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Ship Recycling Market Expected to Firm Up

The ship recycling market is predicted to accelerate in terms of activity during the coming weeks. In its latest weekly report, shipbroker Clarkson Platou Hellas said that “there is hope that a more bullish market may come into play following rumours that the Chinese Government may decide to import steel rather than export which would have put paid to the recent caution of the Chinese flooding the Indian sub. Continent markets with cheap steel. These previous rumours had, we are reliably informed, affected the sentiment in the waterfront with the recyclers having held back from showing interest to acquire tonnage and thus this change in position from China, if true, should actually bring about a more positive approach from the recyclers and subsequently help to rekindle interest and push price indications northwards again”.

Source: Clarkson PLC

According to the shipbroker, “we shall see how correct these rumours are once the Chinese New Year festivities have finished! Meanwhile, it has remained a very quiet week with a lack of action being seen – there have been a few sales concluded as reported below, but generally the market has become stagnant where owners have been reluctant to consider the recent weaker levels and strong and optimistic second hand values and freight rates have ensured new tonnage in circulation for recycling remaining limited. If price levels do show improvements in the forthcoming weeks, then possibly future sales candidates will grow”, Clarkson Platou Hellas said.

In a separate report this week, GMS , the world’s leading cash buyer of ships, said that “having endured a turbulent start to 2021, subcontinent ship recycling markets continue to gradually stabilize as levels settle in the low USD 400s/LDT. It is still a struggle to get many of the vessels delivered in the high USD 400s/LDT, particularly in a Bangladesh market where some recyclers are once again using any an old excuse to not perform on their high-priced contractual obligations. Hopefully, the start of the Chinese New Year / Lunar New Year holidays across the globe will bring with it some respite, especially as Far Eastern Owners wind down for the next week or so. Notwithstanding, it is still expected to be a busy year of the Ox ahead, as many seek to better performances in the sub-continent markets for the rest of 2021. Pakistan has started to improve off the back of increasing steel prices once again, whilst India has also enjoyed a decent start to February after the budget announcement to double capacity at domestic ship recycling yards by 2024, with all the stimulus and jobs this will bring.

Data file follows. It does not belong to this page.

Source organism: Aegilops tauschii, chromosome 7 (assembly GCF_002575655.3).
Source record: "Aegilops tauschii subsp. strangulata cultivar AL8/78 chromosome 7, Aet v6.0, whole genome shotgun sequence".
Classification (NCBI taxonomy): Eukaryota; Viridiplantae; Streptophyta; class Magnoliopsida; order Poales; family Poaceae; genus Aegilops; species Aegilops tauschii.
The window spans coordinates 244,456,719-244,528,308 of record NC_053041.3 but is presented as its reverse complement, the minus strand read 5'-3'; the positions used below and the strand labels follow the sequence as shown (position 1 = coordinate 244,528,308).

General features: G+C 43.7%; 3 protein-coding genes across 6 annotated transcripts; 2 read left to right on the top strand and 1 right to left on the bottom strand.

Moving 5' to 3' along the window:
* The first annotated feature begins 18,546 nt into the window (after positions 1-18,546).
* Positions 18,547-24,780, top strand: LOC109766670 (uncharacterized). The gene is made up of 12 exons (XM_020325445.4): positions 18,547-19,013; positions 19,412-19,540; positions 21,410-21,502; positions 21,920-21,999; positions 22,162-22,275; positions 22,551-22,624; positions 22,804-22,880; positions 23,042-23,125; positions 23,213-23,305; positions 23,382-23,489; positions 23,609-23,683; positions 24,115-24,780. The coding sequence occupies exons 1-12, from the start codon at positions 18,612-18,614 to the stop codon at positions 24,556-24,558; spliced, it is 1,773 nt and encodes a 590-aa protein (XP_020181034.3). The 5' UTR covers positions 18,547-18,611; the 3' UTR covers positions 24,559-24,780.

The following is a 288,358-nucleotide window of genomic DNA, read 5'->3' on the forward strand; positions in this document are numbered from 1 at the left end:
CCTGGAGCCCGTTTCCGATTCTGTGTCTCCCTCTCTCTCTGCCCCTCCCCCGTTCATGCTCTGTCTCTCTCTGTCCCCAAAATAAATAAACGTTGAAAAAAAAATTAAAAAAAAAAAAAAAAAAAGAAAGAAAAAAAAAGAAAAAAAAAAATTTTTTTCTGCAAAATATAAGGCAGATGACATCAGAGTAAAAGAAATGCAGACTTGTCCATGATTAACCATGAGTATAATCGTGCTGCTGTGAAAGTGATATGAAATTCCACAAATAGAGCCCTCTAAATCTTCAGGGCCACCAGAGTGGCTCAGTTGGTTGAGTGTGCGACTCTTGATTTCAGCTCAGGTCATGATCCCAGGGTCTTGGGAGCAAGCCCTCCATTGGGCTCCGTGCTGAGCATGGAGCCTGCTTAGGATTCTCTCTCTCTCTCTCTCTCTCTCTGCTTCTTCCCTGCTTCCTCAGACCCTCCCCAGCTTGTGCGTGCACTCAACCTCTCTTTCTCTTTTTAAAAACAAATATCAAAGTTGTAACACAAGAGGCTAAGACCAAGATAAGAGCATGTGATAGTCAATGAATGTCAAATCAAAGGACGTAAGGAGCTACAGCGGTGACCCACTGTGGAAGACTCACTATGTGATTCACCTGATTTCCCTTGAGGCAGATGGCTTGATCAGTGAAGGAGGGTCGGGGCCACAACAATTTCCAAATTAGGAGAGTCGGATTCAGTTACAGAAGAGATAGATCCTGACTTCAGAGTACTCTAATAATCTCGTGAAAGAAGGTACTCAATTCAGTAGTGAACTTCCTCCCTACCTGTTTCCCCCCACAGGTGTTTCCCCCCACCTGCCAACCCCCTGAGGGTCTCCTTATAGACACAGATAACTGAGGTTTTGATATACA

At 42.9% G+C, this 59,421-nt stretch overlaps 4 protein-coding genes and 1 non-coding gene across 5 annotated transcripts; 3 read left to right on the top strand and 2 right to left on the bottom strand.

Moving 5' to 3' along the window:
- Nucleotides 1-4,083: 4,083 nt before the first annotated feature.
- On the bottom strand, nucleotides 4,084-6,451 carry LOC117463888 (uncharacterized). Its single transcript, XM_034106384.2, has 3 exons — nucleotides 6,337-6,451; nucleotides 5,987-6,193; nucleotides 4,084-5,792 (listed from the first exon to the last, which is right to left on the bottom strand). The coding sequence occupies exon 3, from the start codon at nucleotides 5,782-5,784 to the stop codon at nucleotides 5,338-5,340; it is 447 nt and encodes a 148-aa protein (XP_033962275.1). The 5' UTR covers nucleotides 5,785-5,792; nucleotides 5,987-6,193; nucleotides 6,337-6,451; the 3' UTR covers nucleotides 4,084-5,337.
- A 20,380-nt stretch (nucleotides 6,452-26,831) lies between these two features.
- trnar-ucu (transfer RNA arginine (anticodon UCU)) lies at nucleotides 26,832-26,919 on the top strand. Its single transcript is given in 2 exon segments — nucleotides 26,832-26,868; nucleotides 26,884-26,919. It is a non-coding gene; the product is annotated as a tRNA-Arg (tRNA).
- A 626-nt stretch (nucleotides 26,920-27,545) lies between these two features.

Source: GMS

There does however remain a distinct lack of firm and workable candidates for a recycling sale, as freight rates (particularly in the dry bulk and container sectors) continue to perform well. As such, it is unclear where much of the anticipated supply for scrap will come from this year. Once Chinese mills start to reorder again, some settled and improved pricing for the next few weeks / months is expected after the holidays, and this may encourage some more candidates to work firm for sale. Finally, at the western end of things, the Turkish market has rescinded its seemingly never-ending decline, as import steel records gains, local steel plate stabilizes, and the Lira ends the week on another firm note”, GMS concluded.
Nikos Roussanoglou, Hellenic Shipping News Worldwide

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